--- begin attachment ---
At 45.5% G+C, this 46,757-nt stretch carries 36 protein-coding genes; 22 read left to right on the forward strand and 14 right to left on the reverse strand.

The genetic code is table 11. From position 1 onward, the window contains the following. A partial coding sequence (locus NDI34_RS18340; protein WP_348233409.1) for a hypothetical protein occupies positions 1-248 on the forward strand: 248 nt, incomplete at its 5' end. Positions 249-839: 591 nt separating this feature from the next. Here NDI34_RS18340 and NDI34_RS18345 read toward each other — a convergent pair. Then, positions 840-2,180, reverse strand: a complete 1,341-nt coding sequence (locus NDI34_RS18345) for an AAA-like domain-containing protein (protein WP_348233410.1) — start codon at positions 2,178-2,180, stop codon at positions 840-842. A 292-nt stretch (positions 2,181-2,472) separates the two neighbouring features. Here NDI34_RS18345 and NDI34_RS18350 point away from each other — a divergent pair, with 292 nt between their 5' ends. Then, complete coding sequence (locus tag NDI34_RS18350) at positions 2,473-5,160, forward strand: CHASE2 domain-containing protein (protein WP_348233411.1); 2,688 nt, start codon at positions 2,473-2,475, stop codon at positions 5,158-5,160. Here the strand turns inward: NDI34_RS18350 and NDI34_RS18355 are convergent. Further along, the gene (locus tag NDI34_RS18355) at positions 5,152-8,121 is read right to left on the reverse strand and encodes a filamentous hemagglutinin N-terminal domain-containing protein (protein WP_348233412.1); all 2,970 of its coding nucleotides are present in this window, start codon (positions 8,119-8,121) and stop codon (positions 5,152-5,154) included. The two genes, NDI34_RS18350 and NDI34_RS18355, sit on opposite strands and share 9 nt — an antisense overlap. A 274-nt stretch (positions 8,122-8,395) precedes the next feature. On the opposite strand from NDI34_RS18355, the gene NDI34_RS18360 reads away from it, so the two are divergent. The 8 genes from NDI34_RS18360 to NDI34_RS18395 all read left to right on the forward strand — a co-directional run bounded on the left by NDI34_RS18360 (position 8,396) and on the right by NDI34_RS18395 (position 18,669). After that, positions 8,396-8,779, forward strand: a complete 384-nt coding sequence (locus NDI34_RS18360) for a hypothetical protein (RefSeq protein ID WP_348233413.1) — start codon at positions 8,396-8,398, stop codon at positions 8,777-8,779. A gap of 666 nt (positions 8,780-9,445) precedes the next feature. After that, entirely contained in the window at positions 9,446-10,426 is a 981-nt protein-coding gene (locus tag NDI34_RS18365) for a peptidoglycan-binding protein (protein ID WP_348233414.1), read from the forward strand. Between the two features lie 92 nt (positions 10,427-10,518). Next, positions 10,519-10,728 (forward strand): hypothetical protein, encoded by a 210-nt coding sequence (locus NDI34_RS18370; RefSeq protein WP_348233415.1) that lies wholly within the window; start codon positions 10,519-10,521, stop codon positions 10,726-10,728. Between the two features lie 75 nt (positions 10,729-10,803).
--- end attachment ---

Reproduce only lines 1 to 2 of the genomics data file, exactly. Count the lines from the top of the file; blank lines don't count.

At 45.5% G+C, this 46,757-nt stretch carries 36 protein-coding genes; 22 read left to right on the forward strand and 14 right to left on the reverse strand.

The genetic code is table 11. From position 1 onward, the window contains the following. A partial coding sequence (locus NDI34_RS18340; protein WP_348233409.1) for a hypothetical protein occupies positions 1-248 on the forward strand: 248 nt, incomplete at its 5' end. Positions 249-839: 591 nt separating this feature from the next. Here NDI34_RS18340 and NDI34_RS18345 read toward each other — a convergent pair. Then, positions 840-2,180, reverse strand: a complete 1,341-nt coding sequence (locus NDI34_RS18345) for an AAA-like domain-containing protein (protein WP_348233410.1) — start codon at positions 2,178-2,180, stop codon at positions 840-842. A 292-nt stretch (positions 2,181-2,472) separates the two neighbouring features. Here NDI34_RS18345 and NDI34_RS18350 point away from each other — a divergent pair, with 292 nt between their 5' ends. Then, complete coding sequence (locus tag NDI34_RS18350) at positions 2,473-5,160, forward strand: CHASE2 domain-containing protein (protein WP_348233411.1); 2,688 nt, start codon at positions 2,473-2,475, stop codon at positions 5,158-5,160. Here the strand turns inward: NDI34_RS18350 and NDI34_RS18355 are convergent. Further along, the gene (locus tag NDI34_RS18355) at positions 5,152-8,121 is read right to left on the reverse strand and encodes a filamentous hemagglutinin N-terminal domain-containing protein (protein WP_348233412.1); all 2,970 of its coding nucleotides are present in this window, start codon (positions 8,119-8,121) and stop codon (positions 5,152-5,154) included. The two genes, NDI34_RS18350 and NDI34_RS18355, sit on opposite strands and share 9 nt — an antisense overlap. A 274-nt stretch (positions 8,122-8,395) precedes the next feature. On the opposite strand from NDI34_RS18355, the gene NDI34_RS18360 reads away from it, so the two are divergent. The 8 genes from NDI34_RS18360 to NDI34_RS18395 all read left to right on the forward strand — a co-directional run bounded on the left by NDI34_RS18360 (position 8,396) and on the right by NDI34_RS18395 (position 18,669). After that, positions 8,396-8,779, forward strand: a complete 384-nt coding sequence (locus NDI34_RS18360) for a hypothetical protein (RefSeq protein ID WP_348233413.1) — start codon at positions 8,396-8,398, stop codon at positions 8,777-8,779. A gap of 666 nt (positions 8,780-9,445) precedes the next feature. After that, entirely contained in the window at positions 9,446-10,426 is a 981-nt protein-coding gene (locus tag NDI34_RS18365) for a peptidoglycan-binding protein (protein ID WP_348233414.1), read from the forward strand. Between the two features lie 92 nt (positions 10,427-10,518). Next, positions 10,519-10,728 (forward strand): hypothetical protein, encoded by a 210-nt coding sequence (locus NDI34_RS18370; RefSeq protein WP_348233415.1) that lies wholly within the window; start codon positions 10,519-10,521, stop codon positions 10,726-10,728. Between the two features lie 75 nt (positions 10,729-10,803).